Individuals with knee osteoarthritis who had variations in a gene for an anti-inflammatory chemical were twice as likely to progress to severe osteoarthritis as those without the genetic variations.
Taking omega-3 fatty acid supplements does not slow the progression of age-related macular degeneration, a newly published study finds. However, some people may benefit from taking lutein and zeaxanthin.
The Patient-Centered Outcomes Research Institute awards UNC School of Medicine researchers more than $2 million to study glucose monitoring in non-insulin treated patients living with type 2 diabetes.
UNC researchers are launching a 5-year study aimed at understanding the role of oxytocin in postpartum depression and bonding between mothers and babies.
This study is the first to identify a genetic risk factor for persistent pain after traumatic events such as motor vehicle collision and sexual assault.
The Executive Leadership in Academic Medicine® (ELAM) Program is the only program in North America dedicated to preparing senior women faculty for institutional leadership roles at academic health centers.
Listening to the hormonal ‘conversation’ between mother and fetus could reveal new opportunities for preeclampsia detection and prevention.
The research, led jointly by the University of North Carolina School of Medicine and the University of Florida, suggests that the safety and efficacy of the antiviral drugs telaprevir and boceprevir are similar for patients taking the treatments in real-world settings to what was observed in clinical trials.
The antibody, created at the University of North Carolina, is the first therapeutic discovered that targets a protein known as SFRP2.
A new study by UNC researchers finds that patients who suffer a STEMI heart attack while hospitalized are 10 times more likely to die than patients who suffer a STEMI outside the hospital.
Researchers at the University of North Carolina have discovered that transcription factors regulating the levels of oxygen in the blood also play a role in the spread of the skin cancer melanoma.
UNC's Dr. Adam Goldstein and colleagues discuss in the New England Journal of Medicine medical, ethical, and legal concerns about physician involvement in concealed weapons permits. They argue that standards, protocols and new policies are needed for physicians to adequately assess a patient’s physical or mental competency in concealed-weapons permitting.
Congratulations to A. Phil Owens, III, PhD, a post-doctoral trainee in the Mackman lab at the UNC McAllister Heart Institute. With this award, Dr. Owens will have support to transition from a mentored research environment with Dr. Nigel Mackman to an independent laboratory setting. Dr. Owens’ research focuses on abdominal aortic aneurysm (AAA) and the role of coagulation and platelets in protecting AAA from ruptures.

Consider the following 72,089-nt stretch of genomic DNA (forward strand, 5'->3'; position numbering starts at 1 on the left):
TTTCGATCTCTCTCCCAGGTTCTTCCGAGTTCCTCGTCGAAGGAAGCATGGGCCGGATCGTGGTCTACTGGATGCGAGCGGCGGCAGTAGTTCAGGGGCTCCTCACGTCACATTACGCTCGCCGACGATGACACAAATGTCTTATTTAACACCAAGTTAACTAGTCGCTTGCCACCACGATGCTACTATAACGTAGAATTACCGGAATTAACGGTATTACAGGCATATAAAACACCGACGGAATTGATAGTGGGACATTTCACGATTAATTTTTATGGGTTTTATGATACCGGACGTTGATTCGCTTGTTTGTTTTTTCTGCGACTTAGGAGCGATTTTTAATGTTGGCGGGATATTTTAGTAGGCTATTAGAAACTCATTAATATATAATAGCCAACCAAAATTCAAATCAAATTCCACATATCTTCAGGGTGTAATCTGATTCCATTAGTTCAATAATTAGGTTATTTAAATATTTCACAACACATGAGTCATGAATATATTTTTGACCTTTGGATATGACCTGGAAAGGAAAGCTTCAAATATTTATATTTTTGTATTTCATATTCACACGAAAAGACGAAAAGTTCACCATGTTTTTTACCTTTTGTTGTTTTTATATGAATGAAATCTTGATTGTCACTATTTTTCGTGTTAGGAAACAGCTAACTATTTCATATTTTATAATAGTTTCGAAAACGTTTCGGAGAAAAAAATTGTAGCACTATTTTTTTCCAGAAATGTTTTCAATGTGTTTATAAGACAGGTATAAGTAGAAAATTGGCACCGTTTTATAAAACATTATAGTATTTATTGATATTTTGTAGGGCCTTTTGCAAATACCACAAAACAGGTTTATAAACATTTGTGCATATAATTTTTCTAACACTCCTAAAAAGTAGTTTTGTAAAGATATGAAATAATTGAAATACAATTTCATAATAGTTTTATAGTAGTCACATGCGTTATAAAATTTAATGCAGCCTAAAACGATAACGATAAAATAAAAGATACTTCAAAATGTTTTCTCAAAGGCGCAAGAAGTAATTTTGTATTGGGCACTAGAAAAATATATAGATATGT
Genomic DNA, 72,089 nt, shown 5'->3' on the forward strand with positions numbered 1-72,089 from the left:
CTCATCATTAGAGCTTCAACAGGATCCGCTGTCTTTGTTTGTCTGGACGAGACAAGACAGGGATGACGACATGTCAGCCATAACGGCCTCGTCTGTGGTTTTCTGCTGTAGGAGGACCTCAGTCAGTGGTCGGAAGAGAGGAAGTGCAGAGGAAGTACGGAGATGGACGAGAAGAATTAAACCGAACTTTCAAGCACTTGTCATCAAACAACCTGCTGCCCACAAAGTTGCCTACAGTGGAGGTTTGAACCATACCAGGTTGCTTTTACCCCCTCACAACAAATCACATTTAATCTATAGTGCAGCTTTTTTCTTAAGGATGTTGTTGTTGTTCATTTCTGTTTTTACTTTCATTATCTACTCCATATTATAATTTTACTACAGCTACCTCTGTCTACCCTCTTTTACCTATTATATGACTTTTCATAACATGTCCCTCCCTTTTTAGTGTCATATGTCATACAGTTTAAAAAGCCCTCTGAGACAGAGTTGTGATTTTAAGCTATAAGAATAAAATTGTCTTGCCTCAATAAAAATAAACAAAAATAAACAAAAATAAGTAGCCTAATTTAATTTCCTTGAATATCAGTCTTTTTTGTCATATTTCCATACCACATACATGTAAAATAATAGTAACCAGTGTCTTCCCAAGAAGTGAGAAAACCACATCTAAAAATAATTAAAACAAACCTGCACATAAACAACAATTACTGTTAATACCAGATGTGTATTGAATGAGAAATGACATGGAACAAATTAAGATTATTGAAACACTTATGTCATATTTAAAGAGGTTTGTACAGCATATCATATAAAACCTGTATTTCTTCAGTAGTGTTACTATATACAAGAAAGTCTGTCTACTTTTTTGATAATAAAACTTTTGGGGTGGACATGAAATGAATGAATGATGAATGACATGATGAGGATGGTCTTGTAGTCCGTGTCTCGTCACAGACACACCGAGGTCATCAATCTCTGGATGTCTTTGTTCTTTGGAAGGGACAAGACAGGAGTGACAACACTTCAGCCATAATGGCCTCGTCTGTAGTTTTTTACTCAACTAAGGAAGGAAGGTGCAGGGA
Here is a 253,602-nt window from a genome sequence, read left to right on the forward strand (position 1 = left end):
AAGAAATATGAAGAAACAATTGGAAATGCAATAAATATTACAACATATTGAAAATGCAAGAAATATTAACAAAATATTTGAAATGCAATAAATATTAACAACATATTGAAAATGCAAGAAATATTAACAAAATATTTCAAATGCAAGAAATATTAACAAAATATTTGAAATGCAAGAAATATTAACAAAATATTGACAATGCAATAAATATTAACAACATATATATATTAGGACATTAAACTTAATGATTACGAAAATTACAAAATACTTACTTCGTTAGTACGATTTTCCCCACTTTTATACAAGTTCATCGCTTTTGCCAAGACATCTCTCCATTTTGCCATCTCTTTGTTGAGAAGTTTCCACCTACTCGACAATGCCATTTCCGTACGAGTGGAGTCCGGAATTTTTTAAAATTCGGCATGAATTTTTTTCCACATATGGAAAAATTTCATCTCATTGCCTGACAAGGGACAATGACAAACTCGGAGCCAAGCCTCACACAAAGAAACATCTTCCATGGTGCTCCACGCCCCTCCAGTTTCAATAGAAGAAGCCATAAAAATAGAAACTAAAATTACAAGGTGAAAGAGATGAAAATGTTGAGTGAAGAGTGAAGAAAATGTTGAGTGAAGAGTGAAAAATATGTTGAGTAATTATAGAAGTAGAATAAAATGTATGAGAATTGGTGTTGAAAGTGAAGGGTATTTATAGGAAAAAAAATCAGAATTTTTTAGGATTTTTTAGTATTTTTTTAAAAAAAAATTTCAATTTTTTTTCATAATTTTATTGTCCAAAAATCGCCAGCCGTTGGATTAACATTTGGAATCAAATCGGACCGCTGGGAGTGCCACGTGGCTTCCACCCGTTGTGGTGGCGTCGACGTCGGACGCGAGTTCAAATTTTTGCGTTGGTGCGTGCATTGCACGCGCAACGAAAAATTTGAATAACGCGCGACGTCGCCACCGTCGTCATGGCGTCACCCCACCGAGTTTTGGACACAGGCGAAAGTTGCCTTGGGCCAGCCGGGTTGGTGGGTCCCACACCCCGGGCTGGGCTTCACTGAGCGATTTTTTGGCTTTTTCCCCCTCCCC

In the first application of this approach, the UNC researchers showed how a protein called Src kinase influences the way cells extend and move, a previously unknown role that is consistent with the protein’s ties to tumor progression and metastasis.
By better understanding the molecular and biological mechanisms involved with schizophrenia, scientists hope to use this new genetic information to one day develop and design drugs that are more efficacious and have fewer side effects.
This discovery has implications for how people perceive hot and cold temperatures and for why people with certain forms of chronic pain experience heightened responses to cold temperatures.
The accomplishment provides a much-needed resource for scientists eager to uncover the true mechanisms of human stem cell biology. It also enables them to explore new tactics to treat inflammatory bowel disease or to ameliorate the side effects of chemotherapy and radiation, which often damage the gut.
A team led by Dr. Stanley Lemon discovered that hepatitis A virus does not have an envelope when found in the environment, but acquires one from the cells that it grows in within the liver. It circulates in the blood completely cloaked in these membranes.
A study led by UNC researchers indicates that a newly approved blood thinner that blocks a key component of the human blood clotting system may increase the risk and severity of certain viral infections, including flu and myocarditis.
The study is the first published population-based examination of racial disparities in prostate cancer treatment delay.